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POETRY

Repetition and Difference: Request Line at Noon by Lee Jangwook

  • onAugust 2, 2016
  • Vol.32 Summer 2016
  • byJacob Levine
Request Line at Noon
Tr. Sun Kim and Tsering Wangmo
2016
68pp.

What role does poetry have to play in society today? How does poetry address the world around us? If you are a poet or are invested in the poetry industry, it is always good to have an elevator speech at the ready. You might be on a plane someday, and someone might ask you what you do, and to just say poetry or translation or publishing poetry sounds to the layman like you live on the moon and ride unicorns to work. One has to always explain—because how can something which has little to no market value still exist?

With its lack of big rhetorical lines or absence of a direct political message, Lee Jangwook’s Request Line at Noon might not seem like the book you would want to use to explain to nonbelievers the power of poetry. However, I think it is precisely the absence of such gestures that makes it such a good book to explain not only why contemporary poetry matters, but also how it works.

This is a book interested in repetition and difference—a poetic materialism argued through praxis, not through declaration. Because poetry has the power to enact philosophy—to put it on stage, here repetition functions as a way to unhinge the mimetic function of language. What I mean is that the politics of these poems are in the machinery of how the poems work, not in what they say. Repetition recycles words by reimagining their function—much like how the seatbelts of old cars can be refurbished into the straps of bags, or made into bags themselves—Lee not only reclaims and recycles, but he also takes language and rolls it out flat like a piece of dough and then cuts it into distinctly separate, but similar shapes.

Suppose I come upon an alley while walking along the alley,
All I can do is to look around.
There are things that start living all of a sudden
From a place that happens all of a sudden.
The old, new world
That unrolls where the blind alley appears. (p. 34)

The doubling of the word “alley” conflates space while “all of a sudden” distorts time. Paradoxically, interiority and exter ior i ty, sing ular i ty and multitude, are not singled out and meditated upon in the idiosyncratic moment of a heroic speaker, rather they (un)roll like the world itself. It is no surprise then that in a poem that echoes Vallejo’s “Black Stone on a White Stone,” Lee writes:

I will call you on Thursday.
Thursday,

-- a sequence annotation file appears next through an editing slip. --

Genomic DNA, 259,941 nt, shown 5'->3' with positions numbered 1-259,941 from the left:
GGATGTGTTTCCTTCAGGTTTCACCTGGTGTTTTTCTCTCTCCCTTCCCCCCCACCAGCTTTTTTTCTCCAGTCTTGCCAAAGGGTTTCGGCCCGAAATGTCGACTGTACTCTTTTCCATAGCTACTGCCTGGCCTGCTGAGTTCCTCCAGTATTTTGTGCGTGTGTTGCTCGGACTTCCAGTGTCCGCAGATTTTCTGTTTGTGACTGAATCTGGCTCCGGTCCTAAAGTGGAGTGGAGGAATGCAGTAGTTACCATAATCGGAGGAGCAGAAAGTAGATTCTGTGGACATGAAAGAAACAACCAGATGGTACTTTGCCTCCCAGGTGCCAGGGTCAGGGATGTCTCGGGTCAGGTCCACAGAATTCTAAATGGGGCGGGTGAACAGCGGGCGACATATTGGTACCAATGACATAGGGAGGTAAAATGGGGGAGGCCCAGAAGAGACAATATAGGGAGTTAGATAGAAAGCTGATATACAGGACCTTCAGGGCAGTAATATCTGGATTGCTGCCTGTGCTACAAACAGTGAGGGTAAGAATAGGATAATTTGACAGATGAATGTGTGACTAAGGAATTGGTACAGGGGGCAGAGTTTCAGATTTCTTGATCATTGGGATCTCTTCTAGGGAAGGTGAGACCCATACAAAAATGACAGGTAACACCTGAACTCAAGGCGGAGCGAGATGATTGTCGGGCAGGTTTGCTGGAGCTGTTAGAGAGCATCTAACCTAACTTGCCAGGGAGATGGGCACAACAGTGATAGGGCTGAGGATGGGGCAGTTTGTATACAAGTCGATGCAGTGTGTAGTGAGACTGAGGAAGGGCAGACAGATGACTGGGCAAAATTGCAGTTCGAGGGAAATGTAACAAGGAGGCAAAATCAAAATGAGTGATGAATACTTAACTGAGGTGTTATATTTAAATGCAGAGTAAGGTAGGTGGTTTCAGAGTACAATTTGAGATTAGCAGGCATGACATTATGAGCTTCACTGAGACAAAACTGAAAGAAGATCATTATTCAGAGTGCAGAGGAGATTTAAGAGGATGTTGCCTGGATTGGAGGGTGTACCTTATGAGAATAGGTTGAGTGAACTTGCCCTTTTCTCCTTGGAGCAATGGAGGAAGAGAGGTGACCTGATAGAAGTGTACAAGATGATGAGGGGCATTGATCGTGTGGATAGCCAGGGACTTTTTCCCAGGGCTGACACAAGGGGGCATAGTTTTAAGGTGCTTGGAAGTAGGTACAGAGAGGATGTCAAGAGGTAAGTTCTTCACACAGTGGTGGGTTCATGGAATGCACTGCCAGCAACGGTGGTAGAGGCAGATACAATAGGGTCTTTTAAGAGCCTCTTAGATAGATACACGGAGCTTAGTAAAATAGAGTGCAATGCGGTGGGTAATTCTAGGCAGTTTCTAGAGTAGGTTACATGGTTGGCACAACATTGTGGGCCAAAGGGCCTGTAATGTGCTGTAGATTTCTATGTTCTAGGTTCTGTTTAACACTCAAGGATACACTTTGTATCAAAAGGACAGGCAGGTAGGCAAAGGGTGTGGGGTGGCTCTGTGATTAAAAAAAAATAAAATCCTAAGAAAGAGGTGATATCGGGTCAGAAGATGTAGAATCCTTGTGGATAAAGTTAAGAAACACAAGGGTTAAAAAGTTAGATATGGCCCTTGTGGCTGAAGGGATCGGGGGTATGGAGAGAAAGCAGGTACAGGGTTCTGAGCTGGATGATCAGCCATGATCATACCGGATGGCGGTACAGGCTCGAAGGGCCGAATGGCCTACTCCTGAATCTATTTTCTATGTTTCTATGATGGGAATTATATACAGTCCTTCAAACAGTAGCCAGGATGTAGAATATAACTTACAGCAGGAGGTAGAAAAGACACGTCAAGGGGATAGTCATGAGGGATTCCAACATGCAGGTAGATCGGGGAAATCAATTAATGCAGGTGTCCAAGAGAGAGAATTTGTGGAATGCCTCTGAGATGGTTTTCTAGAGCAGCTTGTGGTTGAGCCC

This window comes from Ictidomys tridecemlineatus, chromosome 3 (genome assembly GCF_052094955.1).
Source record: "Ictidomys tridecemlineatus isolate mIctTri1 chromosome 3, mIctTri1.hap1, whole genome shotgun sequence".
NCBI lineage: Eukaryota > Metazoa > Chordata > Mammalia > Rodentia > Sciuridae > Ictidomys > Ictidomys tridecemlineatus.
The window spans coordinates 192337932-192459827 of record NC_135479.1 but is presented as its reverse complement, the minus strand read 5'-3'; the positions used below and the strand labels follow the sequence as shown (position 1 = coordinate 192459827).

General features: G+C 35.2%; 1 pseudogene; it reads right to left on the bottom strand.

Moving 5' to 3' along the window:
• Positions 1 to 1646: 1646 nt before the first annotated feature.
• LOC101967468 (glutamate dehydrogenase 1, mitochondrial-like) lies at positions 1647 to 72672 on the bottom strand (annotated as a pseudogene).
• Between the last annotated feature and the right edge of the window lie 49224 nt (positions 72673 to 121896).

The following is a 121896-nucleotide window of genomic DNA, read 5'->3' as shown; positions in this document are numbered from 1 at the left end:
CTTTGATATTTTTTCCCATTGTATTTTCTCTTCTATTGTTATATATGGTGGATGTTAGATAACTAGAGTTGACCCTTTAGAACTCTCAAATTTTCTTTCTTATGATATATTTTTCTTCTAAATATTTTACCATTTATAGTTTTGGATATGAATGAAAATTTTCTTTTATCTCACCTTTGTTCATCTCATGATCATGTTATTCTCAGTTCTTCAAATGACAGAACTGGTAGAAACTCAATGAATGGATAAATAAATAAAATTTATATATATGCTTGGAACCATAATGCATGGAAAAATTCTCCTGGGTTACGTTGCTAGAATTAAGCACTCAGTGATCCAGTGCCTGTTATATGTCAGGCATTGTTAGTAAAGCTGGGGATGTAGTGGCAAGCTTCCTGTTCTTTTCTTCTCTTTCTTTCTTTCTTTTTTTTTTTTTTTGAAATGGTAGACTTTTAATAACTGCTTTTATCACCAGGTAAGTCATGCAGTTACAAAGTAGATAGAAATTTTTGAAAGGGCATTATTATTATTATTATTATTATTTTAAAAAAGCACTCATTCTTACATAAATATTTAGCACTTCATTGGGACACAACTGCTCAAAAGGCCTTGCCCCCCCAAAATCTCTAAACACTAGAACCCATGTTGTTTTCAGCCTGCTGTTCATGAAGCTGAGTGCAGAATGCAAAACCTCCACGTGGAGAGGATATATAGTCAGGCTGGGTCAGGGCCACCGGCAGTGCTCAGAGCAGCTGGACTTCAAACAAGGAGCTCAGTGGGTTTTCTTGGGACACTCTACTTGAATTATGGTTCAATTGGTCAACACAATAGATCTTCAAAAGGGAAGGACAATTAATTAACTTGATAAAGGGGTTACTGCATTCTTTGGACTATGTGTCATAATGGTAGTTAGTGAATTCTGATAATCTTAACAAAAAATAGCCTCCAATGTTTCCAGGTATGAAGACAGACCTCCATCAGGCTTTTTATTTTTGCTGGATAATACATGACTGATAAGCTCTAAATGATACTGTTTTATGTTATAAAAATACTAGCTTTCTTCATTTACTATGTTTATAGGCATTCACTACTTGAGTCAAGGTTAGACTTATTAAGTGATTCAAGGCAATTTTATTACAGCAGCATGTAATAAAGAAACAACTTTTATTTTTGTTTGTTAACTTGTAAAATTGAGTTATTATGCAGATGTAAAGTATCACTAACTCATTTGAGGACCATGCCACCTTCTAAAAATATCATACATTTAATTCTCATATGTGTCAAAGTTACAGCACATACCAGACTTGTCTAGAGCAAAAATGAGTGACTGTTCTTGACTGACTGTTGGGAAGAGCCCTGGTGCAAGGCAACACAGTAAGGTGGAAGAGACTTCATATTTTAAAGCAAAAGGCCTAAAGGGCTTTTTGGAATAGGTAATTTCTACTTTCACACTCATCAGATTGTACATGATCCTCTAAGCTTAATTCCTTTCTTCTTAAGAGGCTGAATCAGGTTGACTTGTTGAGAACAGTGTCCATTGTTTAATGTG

I will call you on the sole Thursday.
I lost my interest in martyrs today
[…] I am a skill-less magician,
If I go around the corners,
Thursday will show up like magic.
I don’t like martyrs,
The martyrs from the Nine O’clock News,
So I shall call in the rain. (p. 11)

Most of these poems take place either in the afternoon or at dusk, when the quality of the light makes vision mysterious, when the shadows of things become bigger than things themselves. Objects in the poems are given their own subjectivity and they will often have agency to change on their own. This relieves the speaker from being the center of action, and flattens human subjectivity to that of an animal, an elephant, a giraffe—just another object or being floating in the world.

While the poems are always written between an “I” and a “you,” the addressee is often a self-reflexive echo that bounces out, extending into the landscape. “Eleven a.m. I absorbed the sounds./ Eleven a.m. I was as noisy as possible./ Opening the window I became countless voices transformed into the speed of sound.” (p. 13) While Lee’s poetry has been described as operating on the border of fantasy and reality, because identity almost has the fluidity of the snow and rain, the poems move horizontally. “A woman who jumped off the 8th floor of Jugong apartment/ Lay on the railing of the second floor/ Her long hair dangling/ There is no music tonight.” (p. 7) When the cognitive mapping of the self merges with the outer world in a single landscape, suddenly it is not only the self, but the entire world that is changed. “When the number 7 bus that I’m on shakes/ I am only the number 7 bus/ […] Shaking my head boldly/ I’ll walk on the road where flowers endlessly bloom.” (p. 49) And like the speaker, none of us are observers alone, but are one with what we observe. 

 

by Jacob Levine
Poet, Translator, Editor at Spork Press
PhD Candidate, Seoul National University